• Netanyahu's (former Israeli PM) definition: Terrorism according to his definition is the "deliberate and systematic murder, maiming and menacing of the innocent to inspire fear for political ends." Netanyahu expands on the definition by explaining that the word "deliberate" necessarily excludes accidental civilian war casualties; that "systematic" implies a "methodical campaign of repeated outrages" (and not isolated occurrences) from guerillas (who wage war on regular military forces). Terrorists according to the definition are sparked and guided by political considerations. Netanyahu's definition is useful for separating the "common criminal" from the terrorist, for it infers that the terrorists are invariably concerned with items other than material goals or personal benefits. Terrorists, according to the definition, are sparked and guided by political considerations. An important point to note here is that "motivated by political considerations" is not synonymous with "espouses a particular political philosophy". [24]

What I'm trying to emphasize is how MUCH speculation there is about this subject, from different angles. My sense is that any effort on our part to state that "Terrorism is X" is like a flashing neon sign to terrorism experts everywhere that we don't know what we're talking about. Perhaps a better approach is to have an article dealing with the confusion surrounding the issue of how to define terrorism. And, after that, to try to fix up the "terrorism" article draft with a more toned down, humble approach at the definition.--Thomas Wright Sulcer 15:36, 18 March 2010 (UTC)

Let's back up. Would you disagree that terrorism is a means of waging asymmetrical war, or otherwise it's simply mass murder or mayhem? If so, the classic Clausewitz definition of war is "the extension of national politics by military means." Hoffman does do good work, but, incidentally, if you want to cite a DoD definition, use the primary source, which would be the Joint Chiefs of Staff Dictionary. Lane Wallace is a general writer for The Atlantic, primarily in aviation.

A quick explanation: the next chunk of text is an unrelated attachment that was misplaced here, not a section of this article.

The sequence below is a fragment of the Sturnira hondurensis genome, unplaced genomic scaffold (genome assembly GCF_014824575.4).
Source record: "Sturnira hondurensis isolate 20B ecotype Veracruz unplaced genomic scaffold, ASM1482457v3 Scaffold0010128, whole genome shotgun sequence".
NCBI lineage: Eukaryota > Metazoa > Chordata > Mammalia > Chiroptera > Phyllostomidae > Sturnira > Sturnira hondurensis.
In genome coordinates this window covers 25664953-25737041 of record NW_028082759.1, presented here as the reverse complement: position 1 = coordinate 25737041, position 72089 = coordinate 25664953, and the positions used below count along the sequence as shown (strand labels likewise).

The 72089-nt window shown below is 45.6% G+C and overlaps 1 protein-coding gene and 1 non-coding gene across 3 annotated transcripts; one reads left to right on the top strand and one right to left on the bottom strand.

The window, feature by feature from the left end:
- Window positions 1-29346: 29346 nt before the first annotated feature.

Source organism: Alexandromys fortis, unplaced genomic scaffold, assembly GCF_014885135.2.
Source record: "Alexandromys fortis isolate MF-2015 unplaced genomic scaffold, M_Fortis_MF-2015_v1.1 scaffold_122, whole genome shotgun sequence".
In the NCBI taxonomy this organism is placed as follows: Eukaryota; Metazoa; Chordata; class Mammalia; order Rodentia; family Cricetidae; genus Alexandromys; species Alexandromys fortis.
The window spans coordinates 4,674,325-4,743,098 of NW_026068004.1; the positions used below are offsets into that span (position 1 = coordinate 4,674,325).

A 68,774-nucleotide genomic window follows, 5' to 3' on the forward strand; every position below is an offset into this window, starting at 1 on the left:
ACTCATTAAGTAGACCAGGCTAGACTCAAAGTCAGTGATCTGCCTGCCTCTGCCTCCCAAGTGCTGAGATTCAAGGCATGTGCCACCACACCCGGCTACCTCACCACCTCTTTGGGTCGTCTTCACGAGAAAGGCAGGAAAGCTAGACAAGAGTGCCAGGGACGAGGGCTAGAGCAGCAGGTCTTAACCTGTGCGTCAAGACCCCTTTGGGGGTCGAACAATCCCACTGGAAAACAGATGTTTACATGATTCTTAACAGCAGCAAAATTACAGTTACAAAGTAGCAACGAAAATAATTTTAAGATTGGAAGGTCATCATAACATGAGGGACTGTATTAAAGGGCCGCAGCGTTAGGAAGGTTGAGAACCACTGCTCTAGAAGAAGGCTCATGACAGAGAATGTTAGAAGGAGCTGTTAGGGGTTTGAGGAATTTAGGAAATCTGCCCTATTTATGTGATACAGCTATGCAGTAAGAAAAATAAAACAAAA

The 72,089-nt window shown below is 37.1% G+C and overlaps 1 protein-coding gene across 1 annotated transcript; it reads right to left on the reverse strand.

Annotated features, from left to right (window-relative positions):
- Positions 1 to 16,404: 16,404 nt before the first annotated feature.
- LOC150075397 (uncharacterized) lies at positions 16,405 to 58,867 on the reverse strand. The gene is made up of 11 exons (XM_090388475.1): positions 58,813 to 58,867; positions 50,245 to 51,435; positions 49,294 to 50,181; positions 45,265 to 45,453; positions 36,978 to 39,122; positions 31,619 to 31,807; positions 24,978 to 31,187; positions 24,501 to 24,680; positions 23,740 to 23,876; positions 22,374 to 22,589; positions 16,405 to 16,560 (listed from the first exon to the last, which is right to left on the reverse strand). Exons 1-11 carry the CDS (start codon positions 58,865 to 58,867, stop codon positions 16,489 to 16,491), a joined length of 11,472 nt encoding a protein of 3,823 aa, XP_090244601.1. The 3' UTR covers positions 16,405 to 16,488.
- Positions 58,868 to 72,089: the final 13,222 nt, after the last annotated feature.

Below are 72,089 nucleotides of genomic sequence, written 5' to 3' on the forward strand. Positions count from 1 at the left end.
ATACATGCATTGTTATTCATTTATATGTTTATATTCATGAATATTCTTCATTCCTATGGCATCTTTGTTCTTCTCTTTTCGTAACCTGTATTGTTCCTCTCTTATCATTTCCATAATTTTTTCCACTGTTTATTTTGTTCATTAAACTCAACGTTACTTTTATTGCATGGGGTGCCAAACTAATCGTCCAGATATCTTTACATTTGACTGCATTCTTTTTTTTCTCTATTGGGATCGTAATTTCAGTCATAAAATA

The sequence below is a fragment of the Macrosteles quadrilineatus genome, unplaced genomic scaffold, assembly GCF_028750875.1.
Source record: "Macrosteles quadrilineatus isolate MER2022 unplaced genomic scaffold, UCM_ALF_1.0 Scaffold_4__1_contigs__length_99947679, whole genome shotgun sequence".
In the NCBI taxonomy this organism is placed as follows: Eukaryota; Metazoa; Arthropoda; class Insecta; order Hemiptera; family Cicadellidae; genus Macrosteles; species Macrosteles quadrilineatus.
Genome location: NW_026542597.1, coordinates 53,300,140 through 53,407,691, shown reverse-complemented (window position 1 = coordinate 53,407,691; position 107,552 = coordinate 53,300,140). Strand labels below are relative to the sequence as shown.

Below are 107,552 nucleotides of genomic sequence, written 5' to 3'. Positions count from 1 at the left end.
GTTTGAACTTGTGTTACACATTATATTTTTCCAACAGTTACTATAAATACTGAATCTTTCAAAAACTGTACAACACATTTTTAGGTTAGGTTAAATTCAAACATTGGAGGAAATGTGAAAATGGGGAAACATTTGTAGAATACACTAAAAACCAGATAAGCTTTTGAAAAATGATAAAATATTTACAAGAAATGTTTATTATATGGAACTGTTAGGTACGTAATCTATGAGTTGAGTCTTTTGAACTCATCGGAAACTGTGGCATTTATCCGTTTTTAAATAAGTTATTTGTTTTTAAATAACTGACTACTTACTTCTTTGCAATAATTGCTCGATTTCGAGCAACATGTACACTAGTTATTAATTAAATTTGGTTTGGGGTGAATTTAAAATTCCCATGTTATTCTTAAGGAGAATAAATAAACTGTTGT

My personal sense of terrorism is from the perspective of civil rights -- that is, terrorism is violence against individual rights so I think mass murder is definitely a form of terrorism, but so is a mugging. About the DoD definition -- I'm not trying to add new material here so the specific source isn't that important -- I think that IS the DoD definition. What I'm trying to do is make the point that even sources WITHIN THE US GOVERNMENT DISAGREE.--Thomas Wright Sulcer 18:00, 18 March 2010 (UTC)B
My inclination would be to go much more to specialists, from Mao Zedong to David Kilcullen to James Eliot Cross (my first instructor in guerrilla warfare) to Andrew Exum to David Petraeus to Francis Fukuyama to Roger Trinquier to Michael Scheuer to Peter Bergen to Carlos Marighella to Robert Baer to Osama bin Laden. It's not clear to me why an expert-reviewed article needs to be "humble".
Mao Zedong is a specialist in terrorism? David Petraeus is a specialist in terrorism? Osama bin Laden is a specialist in terrorism? Generally I think your thinking is confused, and you're making the mistake that many make, which is this: that terrorism is an "expert-only" discipline; further, you compound the mistake by asserting that you can say, with some certainty, exactly what the consensus is among the experts about what terrorism precisely is. About being humble -- I think you could be a little more humble if you'd realize how complex the subject is, how much you don't know, how much disagreement there is. When established experts such as Bruce Hoffman spend a whole chapter talking about how difficult terrorism is to define, it makes sense that if you're trying to establish yourself as an expert in terrorism that you address the same kinds of concerns that Hoffman does.--Thomas Wright Sulcer 18:00, 18 March 2010 (UTC)
Unfortunately, the references you are giving are variously general circulation magazines or the statements of political leaders/departments with an agenda. The quote of Netanyahu is coming, with an explanation, from a Palestinian site that educates about "the Palestinian conflict and the atrocities being committed against the Palestinian people by the brutal Zionist occupation." There are decent strategic analysts in the Middle East, but is this a reputable source?